It’s common knowledge that roughly half of marriages today end in divorce. This is up significantly from the 1960s, when about 30 percent of marriages ended in divorce within 15 years.

The underlying social and economic changes that have spurred this increase remain a bit of a mystery. But the topic was taken up in a massive 2016 study conducted by Harvard sociology professor Alexandra Killewald.

“A core unresolved question is how trends in marital stability relate to changing family and economic circumstances. Have wives’ greater earnings power and work experience increased divorce by reducing the costs of exiting bad marriages? Are strained household finances associated with heightened risk of divorce? Or do spouses’ work and earnings patterns alter marital stability by conveying signals about whether each partner is fulfilling the implicit, symbolic, gendered terms of the marital contract?”

Killewald analyzed three different theories (or “perspectives”) on divorce: the financial strain perspective, the economic independence perspective, and the gendered institution perspective.

Surprisingly, no support was found for the economic independence or financial strain perspectives, theories that suggest marriages are more likely to end when the cost of divorce is low or limited financial resources lead to family stress.

Killewald did find support for the gendered institution perspective.

“…the strongest evidence for the gendered institution perspective is that, for marriages begun in 1975 or later, divorce is more likely when husbands are not employed full-time. Consistent with my hypotheses, there is no evidence that this association is weaker for later than earlier marriage cohorts. Just as male breadwinning has remained important for marriage formation (Sweeney 2002), the results here demonstrate its enduring importance for marital stability. The results are consistent with claims that bread-winning remains a central component of the marital contract for husbands (Nock 1998).”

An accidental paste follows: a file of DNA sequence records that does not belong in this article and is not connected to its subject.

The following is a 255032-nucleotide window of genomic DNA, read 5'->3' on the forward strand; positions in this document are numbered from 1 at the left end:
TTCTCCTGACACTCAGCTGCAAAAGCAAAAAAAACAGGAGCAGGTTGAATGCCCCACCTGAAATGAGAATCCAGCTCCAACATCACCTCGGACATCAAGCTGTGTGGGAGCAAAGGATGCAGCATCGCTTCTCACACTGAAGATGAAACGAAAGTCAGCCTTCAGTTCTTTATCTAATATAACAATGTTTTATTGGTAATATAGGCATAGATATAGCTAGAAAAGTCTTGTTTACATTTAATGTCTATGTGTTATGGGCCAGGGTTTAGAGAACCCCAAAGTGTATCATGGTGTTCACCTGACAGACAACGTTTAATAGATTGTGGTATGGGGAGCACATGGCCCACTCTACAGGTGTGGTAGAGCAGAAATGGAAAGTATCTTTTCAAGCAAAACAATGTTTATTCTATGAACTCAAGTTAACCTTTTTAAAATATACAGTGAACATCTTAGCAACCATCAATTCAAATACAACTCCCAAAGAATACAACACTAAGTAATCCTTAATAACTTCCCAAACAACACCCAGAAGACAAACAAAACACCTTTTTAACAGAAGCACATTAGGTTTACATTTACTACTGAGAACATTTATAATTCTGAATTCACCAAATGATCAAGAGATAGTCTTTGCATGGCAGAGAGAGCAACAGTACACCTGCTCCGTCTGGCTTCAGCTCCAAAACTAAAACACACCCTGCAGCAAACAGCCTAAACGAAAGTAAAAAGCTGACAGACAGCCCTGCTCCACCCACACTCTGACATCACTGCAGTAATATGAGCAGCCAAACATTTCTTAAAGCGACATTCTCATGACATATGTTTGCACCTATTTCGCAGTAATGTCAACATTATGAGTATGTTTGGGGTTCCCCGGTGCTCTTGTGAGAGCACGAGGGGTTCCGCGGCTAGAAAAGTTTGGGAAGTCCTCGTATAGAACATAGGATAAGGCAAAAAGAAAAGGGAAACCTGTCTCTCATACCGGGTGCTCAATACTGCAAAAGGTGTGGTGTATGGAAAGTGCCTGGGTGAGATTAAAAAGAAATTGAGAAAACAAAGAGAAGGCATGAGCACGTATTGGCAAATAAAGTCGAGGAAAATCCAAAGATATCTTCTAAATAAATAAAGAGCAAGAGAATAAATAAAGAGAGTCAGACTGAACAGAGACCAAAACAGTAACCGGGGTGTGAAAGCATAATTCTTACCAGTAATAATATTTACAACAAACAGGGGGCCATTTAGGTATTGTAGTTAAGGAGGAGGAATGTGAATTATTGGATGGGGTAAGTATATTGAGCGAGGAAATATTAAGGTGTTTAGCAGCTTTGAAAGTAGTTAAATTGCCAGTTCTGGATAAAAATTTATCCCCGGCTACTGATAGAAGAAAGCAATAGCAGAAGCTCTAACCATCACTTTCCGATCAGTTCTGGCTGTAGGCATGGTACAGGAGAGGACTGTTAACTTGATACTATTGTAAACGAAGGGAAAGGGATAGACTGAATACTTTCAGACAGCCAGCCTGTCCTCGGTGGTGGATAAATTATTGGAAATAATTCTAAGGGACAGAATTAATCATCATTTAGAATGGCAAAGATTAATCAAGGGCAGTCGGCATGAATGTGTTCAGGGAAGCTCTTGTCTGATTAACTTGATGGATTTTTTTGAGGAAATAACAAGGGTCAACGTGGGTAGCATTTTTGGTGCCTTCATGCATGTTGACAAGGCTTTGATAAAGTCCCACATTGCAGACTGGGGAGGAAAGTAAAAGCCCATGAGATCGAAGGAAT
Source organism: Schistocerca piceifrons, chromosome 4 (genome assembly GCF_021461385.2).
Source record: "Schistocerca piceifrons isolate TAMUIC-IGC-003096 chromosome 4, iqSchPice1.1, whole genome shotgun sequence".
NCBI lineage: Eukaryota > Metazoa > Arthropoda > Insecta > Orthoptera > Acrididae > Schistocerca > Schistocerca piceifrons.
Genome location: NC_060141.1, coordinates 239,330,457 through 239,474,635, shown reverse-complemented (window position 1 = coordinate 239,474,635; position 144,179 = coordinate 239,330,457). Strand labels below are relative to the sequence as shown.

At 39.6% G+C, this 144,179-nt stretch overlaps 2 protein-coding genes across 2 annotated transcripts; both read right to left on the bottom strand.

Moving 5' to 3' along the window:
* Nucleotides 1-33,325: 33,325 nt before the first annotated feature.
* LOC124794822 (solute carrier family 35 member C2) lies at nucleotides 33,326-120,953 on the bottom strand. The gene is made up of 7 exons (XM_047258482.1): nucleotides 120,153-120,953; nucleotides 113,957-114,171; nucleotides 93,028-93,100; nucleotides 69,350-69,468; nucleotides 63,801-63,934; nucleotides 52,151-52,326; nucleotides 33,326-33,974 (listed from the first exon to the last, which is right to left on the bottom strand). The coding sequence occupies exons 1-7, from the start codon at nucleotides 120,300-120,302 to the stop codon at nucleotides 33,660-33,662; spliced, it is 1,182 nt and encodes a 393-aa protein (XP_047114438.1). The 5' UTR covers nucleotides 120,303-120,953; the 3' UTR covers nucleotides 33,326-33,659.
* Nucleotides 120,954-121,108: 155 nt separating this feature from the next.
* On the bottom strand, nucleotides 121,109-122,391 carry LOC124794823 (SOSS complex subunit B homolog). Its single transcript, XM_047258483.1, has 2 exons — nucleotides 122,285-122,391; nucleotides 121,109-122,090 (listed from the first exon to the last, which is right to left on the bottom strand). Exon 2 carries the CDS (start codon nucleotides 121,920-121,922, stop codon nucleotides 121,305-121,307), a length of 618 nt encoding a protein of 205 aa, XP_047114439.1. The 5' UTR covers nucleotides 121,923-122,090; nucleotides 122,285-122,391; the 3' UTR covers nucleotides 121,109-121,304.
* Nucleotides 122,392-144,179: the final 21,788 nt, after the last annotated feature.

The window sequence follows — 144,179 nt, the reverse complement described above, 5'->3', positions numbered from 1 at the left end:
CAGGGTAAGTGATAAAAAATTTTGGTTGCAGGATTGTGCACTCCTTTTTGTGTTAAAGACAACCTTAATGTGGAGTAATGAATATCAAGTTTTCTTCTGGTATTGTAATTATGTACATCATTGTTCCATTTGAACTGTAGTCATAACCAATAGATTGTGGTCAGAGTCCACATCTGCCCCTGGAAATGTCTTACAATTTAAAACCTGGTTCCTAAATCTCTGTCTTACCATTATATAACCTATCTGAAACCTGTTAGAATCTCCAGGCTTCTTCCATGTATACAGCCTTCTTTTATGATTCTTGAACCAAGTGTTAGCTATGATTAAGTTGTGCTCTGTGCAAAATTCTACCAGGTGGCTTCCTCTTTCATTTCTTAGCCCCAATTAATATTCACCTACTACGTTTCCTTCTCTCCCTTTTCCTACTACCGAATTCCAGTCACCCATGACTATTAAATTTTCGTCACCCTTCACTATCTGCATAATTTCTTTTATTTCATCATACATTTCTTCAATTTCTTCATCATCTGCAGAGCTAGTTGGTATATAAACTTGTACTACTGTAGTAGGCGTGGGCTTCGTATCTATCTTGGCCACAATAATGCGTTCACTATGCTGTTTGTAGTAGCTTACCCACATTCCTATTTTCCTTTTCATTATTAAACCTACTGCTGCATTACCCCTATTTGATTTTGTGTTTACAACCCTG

Our culture’s changing attitude toward gender roles and the notion of a “breadwinner” notwithstanding, there seems to be an enduring (or at least lingering) expectation that men should work, that they should not stay home.

My anecdotal experience supports this theory. The few couples I’ve known who’ve tried the stay-at-home husband paradigm did not experience success.

This includes two attorneys I knew in the Twin Cities a decade or so ago. They were beautiful, progressive, and quite successful. The man, whom I’ll call Dale, stayed home to raise their (adorable) little girl. They seemed perfectly happy, an all-American family. Then one day we found out our friends were getting divorced. (I never found out precisely why. But Dale, who is getting remarried in July, is practicing law again.)

In a recent article, we shared six stats that showed how much America has changed in a half-century. The fifth item was this:

5. It was not socially acceptable for men to be idle.

 “[In 1963] 98 percent of civilian men in their thirties and forties reported to government interviewers that they were in the labor force, either working or seeking work.” (Government data for 2014 show the following labor participation rates for men: 35 to 44 (90.5 percent) and 45 to 54 (85.6 percent)

Perhaps our attitudes about gender roles have not changed as much as we believe, despite our rhetoric.